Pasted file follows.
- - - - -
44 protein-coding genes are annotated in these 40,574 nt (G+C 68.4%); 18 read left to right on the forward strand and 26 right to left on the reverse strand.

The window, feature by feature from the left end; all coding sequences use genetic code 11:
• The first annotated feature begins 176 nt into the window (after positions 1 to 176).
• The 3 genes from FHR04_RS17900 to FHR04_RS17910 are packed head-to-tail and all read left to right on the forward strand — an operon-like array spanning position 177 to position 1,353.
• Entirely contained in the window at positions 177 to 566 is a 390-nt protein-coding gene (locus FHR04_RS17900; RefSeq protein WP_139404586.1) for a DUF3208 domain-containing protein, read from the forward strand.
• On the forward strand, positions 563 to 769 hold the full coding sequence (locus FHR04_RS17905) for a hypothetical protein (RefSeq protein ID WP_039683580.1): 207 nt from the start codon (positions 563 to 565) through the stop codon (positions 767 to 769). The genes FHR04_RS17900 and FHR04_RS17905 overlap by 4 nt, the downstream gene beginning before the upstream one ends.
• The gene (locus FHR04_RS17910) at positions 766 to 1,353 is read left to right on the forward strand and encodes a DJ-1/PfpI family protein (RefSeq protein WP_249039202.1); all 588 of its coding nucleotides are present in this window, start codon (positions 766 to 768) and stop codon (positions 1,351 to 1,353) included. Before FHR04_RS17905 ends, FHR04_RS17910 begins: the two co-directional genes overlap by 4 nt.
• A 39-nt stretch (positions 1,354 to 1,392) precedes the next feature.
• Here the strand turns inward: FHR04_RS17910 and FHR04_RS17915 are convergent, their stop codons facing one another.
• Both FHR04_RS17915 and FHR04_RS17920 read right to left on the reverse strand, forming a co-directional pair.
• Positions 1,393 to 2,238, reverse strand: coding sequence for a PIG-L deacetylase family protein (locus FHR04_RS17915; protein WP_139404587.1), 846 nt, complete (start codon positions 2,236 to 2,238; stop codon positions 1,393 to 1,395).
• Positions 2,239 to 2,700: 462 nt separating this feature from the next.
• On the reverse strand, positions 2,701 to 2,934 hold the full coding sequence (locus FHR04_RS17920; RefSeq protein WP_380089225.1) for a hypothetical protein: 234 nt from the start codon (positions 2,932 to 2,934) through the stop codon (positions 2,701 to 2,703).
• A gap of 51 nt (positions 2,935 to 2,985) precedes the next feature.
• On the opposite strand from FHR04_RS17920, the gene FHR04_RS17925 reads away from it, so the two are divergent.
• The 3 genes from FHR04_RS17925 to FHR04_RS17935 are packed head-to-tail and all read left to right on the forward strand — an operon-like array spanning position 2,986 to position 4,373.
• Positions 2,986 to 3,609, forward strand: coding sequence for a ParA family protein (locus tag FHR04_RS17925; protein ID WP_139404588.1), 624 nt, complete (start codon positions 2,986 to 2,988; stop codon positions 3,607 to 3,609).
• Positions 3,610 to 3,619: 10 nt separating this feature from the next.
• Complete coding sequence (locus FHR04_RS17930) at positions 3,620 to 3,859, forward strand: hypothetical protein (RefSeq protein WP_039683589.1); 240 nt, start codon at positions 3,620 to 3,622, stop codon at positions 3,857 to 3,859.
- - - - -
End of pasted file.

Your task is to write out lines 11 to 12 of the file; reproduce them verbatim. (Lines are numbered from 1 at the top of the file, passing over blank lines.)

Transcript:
• Positions 1,393 to 2,238, reverse strand: coding sequence for a PIG-L deacetylase family protein (locus FHR04_RS17915; protein WP_139404587.1), 846 nt, complete (start codon positions 2,236 to 2,238; stop codon positions 1,393 to 1,395).
• Positions 2,239 to 2,700: 462 nt separating this feature from the next.